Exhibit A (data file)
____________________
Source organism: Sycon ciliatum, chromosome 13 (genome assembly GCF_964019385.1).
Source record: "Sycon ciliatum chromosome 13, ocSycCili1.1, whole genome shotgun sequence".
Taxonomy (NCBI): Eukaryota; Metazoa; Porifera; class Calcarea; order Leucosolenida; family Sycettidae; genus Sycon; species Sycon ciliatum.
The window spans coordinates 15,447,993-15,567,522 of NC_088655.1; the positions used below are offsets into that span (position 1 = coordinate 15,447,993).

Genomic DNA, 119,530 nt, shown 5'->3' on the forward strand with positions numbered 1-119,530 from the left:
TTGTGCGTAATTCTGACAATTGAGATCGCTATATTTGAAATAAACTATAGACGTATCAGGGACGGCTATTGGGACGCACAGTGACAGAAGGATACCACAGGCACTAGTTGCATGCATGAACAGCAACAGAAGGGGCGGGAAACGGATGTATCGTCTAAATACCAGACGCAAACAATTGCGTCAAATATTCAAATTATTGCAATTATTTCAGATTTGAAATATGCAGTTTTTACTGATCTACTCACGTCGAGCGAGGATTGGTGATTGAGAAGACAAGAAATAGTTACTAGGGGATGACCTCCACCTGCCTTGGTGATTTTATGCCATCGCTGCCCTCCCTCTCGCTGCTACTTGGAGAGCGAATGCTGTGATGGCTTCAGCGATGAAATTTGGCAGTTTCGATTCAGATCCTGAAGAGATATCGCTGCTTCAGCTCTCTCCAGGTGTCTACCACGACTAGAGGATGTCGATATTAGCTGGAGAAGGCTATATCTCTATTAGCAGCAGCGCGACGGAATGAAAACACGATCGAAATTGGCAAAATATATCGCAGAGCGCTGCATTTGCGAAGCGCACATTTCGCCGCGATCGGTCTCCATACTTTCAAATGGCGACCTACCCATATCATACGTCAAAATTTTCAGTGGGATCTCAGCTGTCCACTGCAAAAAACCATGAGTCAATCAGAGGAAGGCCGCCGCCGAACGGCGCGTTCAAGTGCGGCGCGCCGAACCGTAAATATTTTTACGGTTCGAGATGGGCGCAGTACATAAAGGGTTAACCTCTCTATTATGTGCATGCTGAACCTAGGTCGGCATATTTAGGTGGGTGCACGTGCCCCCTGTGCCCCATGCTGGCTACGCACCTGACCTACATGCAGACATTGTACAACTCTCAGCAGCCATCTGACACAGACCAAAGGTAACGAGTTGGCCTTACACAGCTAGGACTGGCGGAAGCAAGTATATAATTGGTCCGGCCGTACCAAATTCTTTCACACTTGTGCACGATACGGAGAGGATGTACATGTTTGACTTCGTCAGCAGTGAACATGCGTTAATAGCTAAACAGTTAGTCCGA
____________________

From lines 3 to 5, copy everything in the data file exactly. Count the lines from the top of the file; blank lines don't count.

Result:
Taxonomy (NCBI): Eukaryota; Metazoa; Porifera; class Calcarea; order Leucosolenida; family Sycettidae; genus Sycon; species Sycon ciliatum.
The window spans coordinates 15,447,993-15,567,522 of NC_088655.1; the positions used below are offsets into that span (position 1 = coordinate 15,447,993).

Genomic DNA, 119,530 nt, shown 5'->3' on the forward strand with positions numbered 1-119,530 from the left: